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    So...does anyone know if Evil Twin 9th Symphony is a wild ale? Reviews note a tartness, but I can't find any evidence otherwise.
     
  15. tewaris

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    Yeah, sure. But Flanders style beers are stylistically acetic which is not a product of lactic acid producing bacteria (lacto/pedio). Similarly an overly acetic lambic would be a shitty lambic.
     
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  16. tai4ji2x

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    heh, guess it's just a nitpick of using the "=" sign. acetobacter is a distinguishing characteristic of flanders, but not the only one.
     
  17. reverseapachemaster

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    Wow this devolved into a lot of bad information.
     
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  18. awinkro

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    In barrel aging, beer is more susceptible to bugs in wine barrels due to the previous liquid aged in the barrel. Wine typically has an ABV range of 9-16%. Easily the most common barrel aged beer are those aged in whiskey barrels, more specially bourbon. Whiskey has an ABV range of 40-60%. Why is this important? Souring bacteria and wild yeast have a greater ability of surviving in wine barrels due to the relatively low alcohol level as compared to whiskey barrels. Long story short, no, not all beers aged in wine barrels are wild or sour ales, but have a much greater chance of becoming one than those aged in whiskey barrels.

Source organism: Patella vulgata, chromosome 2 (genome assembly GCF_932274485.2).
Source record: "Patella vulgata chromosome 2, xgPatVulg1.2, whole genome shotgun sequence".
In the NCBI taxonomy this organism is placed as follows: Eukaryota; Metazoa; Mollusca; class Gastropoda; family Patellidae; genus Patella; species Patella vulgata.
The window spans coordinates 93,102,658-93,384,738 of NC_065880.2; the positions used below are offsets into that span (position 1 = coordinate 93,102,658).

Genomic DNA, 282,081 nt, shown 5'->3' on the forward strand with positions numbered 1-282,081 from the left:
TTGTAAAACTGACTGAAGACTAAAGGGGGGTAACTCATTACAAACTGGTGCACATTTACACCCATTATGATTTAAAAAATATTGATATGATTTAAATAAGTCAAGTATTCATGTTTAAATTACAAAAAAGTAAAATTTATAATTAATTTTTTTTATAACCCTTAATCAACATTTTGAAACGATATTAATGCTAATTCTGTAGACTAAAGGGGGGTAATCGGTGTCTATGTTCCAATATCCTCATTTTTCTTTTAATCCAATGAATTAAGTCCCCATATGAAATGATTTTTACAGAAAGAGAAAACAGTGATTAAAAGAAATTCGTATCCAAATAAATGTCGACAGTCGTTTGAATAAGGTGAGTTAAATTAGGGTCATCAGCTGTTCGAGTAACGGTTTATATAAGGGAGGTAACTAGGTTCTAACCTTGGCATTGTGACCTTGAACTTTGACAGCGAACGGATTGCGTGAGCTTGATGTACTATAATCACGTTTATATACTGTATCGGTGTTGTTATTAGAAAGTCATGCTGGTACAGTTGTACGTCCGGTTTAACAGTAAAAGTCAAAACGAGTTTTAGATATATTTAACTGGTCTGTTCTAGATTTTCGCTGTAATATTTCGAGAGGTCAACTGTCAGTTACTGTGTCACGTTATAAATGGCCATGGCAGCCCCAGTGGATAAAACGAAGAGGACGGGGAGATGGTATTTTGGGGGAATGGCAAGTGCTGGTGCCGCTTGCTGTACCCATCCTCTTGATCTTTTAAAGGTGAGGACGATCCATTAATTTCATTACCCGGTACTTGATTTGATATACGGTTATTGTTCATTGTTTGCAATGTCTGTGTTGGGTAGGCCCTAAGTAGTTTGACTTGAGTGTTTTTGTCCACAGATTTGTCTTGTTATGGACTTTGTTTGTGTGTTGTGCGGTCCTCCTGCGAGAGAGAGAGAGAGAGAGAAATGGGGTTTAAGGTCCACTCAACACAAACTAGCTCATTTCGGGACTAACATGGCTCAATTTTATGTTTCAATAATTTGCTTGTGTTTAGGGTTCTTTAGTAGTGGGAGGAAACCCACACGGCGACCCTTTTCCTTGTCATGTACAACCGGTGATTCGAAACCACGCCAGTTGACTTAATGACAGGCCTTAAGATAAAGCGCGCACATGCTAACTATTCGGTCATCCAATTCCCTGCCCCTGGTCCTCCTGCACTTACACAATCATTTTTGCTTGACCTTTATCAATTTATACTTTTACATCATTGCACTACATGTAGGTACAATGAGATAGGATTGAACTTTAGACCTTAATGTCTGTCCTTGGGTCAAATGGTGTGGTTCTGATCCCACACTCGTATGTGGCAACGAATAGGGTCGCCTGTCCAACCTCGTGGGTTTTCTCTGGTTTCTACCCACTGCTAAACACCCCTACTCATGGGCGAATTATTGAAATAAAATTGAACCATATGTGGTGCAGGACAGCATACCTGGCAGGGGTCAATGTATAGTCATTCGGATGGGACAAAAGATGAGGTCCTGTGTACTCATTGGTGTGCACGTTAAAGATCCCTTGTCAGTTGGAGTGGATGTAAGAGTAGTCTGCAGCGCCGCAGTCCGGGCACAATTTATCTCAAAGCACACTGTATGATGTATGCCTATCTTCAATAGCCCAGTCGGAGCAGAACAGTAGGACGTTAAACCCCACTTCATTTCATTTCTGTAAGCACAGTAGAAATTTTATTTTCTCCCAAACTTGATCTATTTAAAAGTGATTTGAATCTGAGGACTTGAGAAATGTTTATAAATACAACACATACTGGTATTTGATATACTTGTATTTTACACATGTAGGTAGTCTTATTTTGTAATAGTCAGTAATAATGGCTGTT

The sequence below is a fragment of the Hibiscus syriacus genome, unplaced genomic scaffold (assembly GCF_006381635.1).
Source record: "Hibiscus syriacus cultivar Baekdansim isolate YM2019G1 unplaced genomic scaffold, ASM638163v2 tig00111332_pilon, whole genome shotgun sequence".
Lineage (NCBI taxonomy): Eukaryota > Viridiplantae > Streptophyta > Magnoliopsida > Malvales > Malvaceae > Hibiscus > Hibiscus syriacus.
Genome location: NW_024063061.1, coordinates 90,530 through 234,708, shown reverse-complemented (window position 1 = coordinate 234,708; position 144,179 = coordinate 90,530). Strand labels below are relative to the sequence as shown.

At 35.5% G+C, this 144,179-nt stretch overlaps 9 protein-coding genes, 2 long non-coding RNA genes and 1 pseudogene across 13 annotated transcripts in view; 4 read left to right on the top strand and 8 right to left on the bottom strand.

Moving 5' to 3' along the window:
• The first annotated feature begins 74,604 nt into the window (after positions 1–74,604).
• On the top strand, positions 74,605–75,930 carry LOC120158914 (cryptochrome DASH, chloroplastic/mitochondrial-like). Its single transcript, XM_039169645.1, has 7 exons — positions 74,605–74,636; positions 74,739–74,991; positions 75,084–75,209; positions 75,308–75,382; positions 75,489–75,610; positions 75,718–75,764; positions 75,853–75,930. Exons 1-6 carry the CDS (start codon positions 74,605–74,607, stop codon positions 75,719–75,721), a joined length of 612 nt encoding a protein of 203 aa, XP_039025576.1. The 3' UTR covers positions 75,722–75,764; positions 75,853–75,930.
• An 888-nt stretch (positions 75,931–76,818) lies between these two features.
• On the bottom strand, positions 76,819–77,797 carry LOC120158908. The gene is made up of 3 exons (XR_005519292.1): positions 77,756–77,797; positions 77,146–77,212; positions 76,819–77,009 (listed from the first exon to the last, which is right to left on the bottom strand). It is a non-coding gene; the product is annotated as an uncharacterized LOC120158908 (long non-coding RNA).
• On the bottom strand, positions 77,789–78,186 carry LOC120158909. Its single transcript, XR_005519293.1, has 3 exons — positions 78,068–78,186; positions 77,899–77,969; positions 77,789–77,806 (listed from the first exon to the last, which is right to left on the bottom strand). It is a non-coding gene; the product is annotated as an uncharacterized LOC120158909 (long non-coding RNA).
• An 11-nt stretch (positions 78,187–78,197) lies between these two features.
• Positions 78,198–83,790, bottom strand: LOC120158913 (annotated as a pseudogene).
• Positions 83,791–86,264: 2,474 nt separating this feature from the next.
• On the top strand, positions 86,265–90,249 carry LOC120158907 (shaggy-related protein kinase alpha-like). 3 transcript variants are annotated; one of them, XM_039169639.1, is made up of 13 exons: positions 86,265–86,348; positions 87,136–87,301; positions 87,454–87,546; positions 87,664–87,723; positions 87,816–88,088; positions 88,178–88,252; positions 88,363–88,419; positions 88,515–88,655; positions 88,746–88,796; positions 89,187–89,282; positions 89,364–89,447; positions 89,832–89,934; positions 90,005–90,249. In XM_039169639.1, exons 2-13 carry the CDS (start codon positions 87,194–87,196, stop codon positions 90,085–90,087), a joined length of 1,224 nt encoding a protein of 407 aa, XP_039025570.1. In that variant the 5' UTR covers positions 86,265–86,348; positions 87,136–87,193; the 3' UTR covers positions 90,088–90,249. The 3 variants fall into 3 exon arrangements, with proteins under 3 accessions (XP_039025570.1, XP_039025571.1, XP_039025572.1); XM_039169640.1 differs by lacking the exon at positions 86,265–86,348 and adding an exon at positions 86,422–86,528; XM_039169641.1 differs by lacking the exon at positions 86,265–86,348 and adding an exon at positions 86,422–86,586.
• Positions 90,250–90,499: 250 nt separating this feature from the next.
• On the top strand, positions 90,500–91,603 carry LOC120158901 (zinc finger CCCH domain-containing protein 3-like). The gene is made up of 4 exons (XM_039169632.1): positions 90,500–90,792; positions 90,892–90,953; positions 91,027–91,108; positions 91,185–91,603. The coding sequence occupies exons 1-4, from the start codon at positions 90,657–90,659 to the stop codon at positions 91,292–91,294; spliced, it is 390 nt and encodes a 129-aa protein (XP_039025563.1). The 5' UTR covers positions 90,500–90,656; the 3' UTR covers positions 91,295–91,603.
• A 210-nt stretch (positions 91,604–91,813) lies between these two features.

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  19. rowingbrewer

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    barrels can be treated with i think sulfur sticks, to kill off harmful bacteria/yeast in the barrels before putting a beer in. with barrel aging of any kind the risk of an "infection" increases
     
  20. tai4ji2x

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    wine actually has a slight protective effect due to the presence of sulfites, both natural and added. it slows or prevents the growth of acetobacter and brettanomyces. i wouldn't say the difference from distilled spirit barrels as being blatantly significant.